Assistants fight to retire at 60
The outcome of negotiations on the pensions of 1.5 million local government workers could not be more crucial for Liz Parker, a teaching assistant in Chelmsford, Essex.
She is 49 and her husband, a probation officer, 51. Both are members of the local government pension scheme and both want to retire at 60. But they face having to struggle on until 65 if local government employers get their way.
To make things worse, Mrs Parker works in classrooms with teachers who were told earlier this month that they could retire at 60 without damaging their pensions.
"I do not resent teachers getting a good deal on pensions, because they need it," she said. "But the deal should be the same for all staff in schools. We all have to deal with stressful situations."
Mrs Parker said none of the 24 teaching assistants at Hylands secondary school, where she has worked for five years, joined the one-day strike over pensions in March, mainly out of loyalty to the children.
But Jane Brook, a special needs co-ordinator at the school, warned that morale would suffer if teaching assistants and other school staff continued to be given less favourable treatment.
The 50-year-old teacher plans to retire in 10 years' time. "When I went into the teaching profession, in 1978, I was told that I could retire at 60. I would have felt cheated if the goalposts had been moved."
Mrs Brook wants teaching assistants to get the same deal as teachers because their job has become more pressurised.
As head of a special needs department managing 24 full and part-time TAs and responsible for 34 children with statements, she is in an excellent position to know the demands on support staff. "They have to be experts in all sorts of areas," she said. "There are more demands on teaching assistants, as well as teachers."
Christina McAnea, head of education at the local government union Unison, said that she had been pleased by the teachers' victory on pensions, but was angry that other school staff were being offered a worse deal. "They keep asking our members to take on more responsibilities, yet expect us to take second-class benefits," she said. "This cannot continue."
A spokeswoman for Unison said that the current offer on pensions meant those who retired at 60 could lose as much as 30 per cent of their pensions.
But Sir Sandy Bruce-Lockhart, chairman of the Local Government Association, said: "People are living longer. The current pensions' scheme for local government staff means that early retirement on full pension is not an economically viable solution.
"The council taxpayer simply cannot afford to pay more."
* The National Union of Teachers is claiming a further success on pensions this week.
From June 1, teachers will be able to take part in "salary sacrifice"
schemes offered by employers, for example offering childcare vouchers on a tax-free basis in return for part of their pay.
An NUT spokeswoman said the Government had confirmed that joining such schemes will not affect teachers' pensions.
HOW PENSIONS WORK FOR TEACHERS
Existing teachers and those who join the Teachers' Pension Scheme by the end of 2006 will be able to retire at 60 without being penalised.
HOW THEY DON'T WORK FOR SUPPORT STAFF
Unison, the local government union, is demanding that support staff should also be able to retire at 60 without being penalised.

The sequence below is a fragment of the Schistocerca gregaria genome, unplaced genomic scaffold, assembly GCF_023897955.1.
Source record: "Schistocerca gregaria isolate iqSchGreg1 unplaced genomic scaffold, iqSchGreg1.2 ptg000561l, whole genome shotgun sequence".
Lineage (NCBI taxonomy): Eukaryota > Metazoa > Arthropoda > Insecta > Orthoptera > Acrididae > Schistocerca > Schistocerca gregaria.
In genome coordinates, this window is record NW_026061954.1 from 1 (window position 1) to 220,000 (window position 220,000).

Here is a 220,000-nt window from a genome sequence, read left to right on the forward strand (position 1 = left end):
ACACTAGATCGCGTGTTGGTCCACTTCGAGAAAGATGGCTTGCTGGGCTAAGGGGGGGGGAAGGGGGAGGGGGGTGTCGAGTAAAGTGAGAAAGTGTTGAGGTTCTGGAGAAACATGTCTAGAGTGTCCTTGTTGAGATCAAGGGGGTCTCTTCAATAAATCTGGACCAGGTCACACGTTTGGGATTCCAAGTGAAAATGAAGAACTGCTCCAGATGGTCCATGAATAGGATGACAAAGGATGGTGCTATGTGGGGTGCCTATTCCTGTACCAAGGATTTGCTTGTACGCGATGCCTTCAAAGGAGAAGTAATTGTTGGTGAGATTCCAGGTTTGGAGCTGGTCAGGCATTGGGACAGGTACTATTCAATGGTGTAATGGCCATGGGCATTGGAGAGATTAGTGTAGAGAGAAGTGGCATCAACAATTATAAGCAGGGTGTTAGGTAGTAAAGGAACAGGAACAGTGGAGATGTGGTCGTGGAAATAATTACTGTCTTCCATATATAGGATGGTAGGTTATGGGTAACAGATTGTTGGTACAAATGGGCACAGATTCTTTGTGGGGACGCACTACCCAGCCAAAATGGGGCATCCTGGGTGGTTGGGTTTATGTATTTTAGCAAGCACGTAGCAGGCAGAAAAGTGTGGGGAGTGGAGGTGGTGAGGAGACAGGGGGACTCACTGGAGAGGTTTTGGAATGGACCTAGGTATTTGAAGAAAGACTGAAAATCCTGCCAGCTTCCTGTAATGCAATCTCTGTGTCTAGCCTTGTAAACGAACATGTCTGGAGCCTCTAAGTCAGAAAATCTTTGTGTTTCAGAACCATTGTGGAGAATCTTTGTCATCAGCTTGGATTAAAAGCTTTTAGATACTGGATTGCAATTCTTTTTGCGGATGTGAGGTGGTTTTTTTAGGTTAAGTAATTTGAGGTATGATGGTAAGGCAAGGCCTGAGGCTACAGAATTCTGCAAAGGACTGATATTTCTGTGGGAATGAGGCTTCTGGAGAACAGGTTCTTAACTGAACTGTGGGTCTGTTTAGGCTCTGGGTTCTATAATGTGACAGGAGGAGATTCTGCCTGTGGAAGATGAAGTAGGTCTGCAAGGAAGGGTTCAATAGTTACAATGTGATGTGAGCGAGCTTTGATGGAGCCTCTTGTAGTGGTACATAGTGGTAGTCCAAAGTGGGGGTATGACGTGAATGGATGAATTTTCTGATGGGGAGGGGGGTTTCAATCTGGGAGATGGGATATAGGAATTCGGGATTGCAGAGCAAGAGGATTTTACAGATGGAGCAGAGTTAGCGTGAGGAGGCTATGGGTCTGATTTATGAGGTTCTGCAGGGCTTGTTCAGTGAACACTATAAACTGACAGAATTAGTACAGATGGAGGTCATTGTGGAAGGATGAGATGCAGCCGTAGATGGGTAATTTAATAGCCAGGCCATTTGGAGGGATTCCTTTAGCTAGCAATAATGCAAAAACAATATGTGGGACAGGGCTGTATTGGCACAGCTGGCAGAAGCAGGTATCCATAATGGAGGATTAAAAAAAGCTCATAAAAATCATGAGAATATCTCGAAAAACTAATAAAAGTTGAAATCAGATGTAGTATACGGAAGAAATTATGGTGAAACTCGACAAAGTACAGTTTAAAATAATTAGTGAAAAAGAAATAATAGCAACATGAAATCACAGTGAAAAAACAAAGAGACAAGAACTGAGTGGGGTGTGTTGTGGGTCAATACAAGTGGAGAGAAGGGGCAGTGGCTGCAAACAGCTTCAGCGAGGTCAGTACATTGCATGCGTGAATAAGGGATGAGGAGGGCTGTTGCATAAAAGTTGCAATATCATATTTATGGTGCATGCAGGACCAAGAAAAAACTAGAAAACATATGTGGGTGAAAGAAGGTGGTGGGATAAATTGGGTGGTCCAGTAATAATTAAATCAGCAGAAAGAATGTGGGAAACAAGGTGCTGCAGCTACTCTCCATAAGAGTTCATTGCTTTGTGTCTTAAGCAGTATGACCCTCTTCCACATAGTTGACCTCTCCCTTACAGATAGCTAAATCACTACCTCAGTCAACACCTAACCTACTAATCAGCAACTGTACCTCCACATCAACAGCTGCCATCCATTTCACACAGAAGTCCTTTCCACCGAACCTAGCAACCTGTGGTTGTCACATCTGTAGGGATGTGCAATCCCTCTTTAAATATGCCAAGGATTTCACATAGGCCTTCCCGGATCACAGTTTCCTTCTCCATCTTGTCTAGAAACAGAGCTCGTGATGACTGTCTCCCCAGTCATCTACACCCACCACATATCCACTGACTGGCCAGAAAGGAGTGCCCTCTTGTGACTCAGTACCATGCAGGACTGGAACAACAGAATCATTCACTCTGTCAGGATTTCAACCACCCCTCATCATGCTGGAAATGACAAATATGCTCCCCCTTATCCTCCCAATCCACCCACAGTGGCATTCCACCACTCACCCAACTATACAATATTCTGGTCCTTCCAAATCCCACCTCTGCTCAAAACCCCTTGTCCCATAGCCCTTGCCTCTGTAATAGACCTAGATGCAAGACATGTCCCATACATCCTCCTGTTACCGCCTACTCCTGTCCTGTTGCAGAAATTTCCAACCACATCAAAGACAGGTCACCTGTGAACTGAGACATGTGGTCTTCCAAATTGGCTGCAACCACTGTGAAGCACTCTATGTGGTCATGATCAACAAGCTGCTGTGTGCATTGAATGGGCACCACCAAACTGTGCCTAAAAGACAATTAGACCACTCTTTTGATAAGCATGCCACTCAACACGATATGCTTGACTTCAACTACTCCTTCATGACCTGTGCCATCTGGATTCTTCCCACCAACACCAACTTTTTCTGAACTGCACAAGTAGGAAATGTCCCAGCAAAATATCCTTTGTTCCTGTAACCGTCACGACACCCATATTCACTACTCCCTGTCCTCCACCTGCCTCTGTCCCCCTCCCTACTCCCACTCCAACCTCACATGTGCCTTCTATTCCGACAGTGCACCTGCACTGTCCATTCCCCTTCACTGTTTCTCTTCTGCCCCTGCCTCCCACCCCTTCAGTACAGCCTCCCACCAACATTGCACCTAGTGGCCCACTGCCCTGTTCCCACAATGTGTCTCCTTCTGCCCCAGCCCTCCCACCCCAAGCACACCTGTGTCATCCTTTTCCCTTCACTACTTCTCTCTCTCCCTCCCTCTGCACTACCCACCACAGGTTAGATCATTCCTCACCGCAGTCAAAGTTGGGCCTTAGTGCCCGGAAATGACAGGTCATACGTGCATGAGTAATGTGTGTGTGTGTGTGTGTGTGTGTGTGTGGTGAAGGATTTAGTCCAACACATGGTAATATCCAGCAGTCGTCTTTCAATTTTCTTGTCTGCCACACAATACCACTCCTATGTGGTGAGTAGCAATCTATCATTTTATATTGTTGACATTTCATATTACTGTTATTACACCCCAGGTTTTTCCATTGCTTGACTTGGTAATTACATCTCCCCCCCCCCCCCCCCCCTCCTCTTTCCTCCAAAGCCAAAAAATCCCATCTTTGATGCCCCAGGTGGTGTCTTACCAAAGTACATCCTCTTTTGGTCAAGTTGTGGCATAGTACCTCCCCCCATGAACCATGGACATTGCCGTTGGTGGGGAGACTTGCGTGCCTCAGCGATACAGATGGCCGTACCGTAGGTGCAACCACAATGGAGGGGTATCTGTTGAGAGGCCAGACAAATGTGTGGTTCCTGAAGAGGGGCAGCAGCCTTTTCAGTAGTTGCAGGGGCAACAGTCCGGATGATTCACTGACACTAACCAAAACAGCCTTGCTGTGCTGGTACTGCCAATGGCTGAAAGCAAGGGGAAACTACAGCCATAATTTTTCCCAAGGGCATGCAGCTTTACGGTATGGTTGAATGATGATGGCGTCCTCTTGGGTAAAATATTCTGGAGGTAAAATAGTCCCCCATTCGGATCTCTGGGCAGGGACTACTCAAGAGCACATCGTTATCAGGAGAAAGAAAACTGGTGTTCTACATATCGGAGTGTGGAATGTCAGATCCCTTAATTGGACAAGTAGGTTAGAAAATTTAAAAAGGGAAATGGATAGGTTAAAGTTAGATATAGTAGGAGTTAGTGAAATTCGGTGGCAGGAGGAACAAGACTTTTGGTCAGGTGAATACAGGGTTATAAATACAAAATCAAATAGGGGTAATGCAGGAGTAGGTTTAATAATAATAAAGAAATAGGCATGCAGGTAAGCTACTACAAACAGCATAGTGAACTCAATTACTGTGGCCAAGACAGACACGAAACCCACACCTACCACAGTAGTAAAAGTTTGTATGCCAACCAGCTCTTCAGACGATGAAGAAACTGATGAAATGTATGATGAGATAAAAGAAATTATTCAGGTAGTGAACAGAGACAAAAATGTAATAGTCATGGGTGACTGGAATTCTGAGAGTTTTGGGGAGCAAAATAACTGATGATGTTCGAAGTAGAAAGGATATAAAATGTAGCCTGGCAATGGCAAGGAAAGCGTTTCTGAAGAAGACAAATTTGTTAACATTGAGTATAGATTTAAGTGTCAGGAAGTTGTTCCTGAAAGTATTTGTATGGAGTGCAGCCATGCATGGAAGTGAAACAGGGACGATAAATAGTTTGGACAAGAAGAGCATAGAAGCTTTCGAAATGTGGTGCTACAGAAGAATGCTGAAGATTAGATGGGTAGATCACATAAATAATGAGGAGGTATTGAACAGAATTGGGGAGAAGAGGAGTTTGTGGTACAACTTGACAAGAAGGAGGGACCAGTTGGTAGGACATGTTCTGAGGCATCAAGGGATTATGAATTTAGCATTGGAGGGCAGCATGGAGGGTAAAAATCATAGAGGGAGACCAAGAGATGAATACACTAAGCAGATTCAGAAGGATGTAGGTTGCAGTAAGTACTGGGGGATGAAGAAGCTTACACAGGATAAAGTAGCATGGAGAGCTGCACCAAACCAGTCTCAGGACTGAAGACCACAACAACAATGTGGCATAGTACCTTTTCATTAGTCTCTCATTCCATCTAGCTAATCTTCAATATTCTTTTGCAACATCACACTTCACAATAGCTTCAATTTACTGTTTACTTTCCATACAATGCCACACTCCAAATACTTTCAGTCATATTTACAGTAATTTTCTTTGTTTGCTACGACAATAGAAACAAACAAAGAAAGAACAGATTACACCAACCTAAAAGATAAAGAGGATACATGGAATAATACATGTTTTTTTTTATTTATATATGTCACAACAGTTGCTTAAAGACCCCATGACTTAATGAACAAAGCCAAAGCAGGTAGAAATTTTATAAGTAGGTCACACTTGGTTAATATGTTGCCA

This would mean preserving the "rule of 85", allowing workers with a combined age and length of service of 85 years to retire at 60 or younger on a full pension. The union has accepted that the rule should not apply to members who join the scheme from January 2007. Local government employers want the rule phased out for existing staff. The Government has suggested the cut-off date should be 2013.
Jane Brook (above), 50, is special needs co-ordinator at Hylands school in Essex. She earns pound;42,000 a year and contributes 6 per cent of her pay to the teachers' pension scheme, which will rise to 6.4 per cent from next year.
She is relieved that she will be able to retire at 60 without losing a large chunk of her pension.
"By the time I retire I will have done 38 years. It's an awfully long time, and at times it has been very difficult. More teachers should be offered sabbaticals, and the chance to work part-time."
THE TEACHING ASSISTANT
Liz Parker, 49, is a part-time teaching assistant at Hylands. She works 17.5 hours a week, and earns pound;5,500 a year. She contributes the standard rate of 6 per cent into the local government pension scheme.
She is particularly worried about her husband's pension. He is a probation officer in the same scheme.
She said that it was important that he could retire at 60 without being penalised, as he was suffering from a stress-related illness. "It would be lovely if he could retire before he cracks up," she said. "Retiring at 60 would prolong his life."
THE DINNER LADY
Lisa Johnson is a 38-year-old catering assistant. She works for 20 hours a week, and earns around pound;4,800 a year. She contributes the standard 6 per cent into the local government pension scheme.
She would like to retire at 60, but said she did not think much about her pension. "Apparently it was good, but whether it still is I don't know."
She said working in the canteen at Hylands had fitted in well with being a mother, and gave her the chance to admire her son Josh in Year 10, and daughter Gemma in Year 11.
"We all have a good laugh. It's an enjoyable place to work," she said.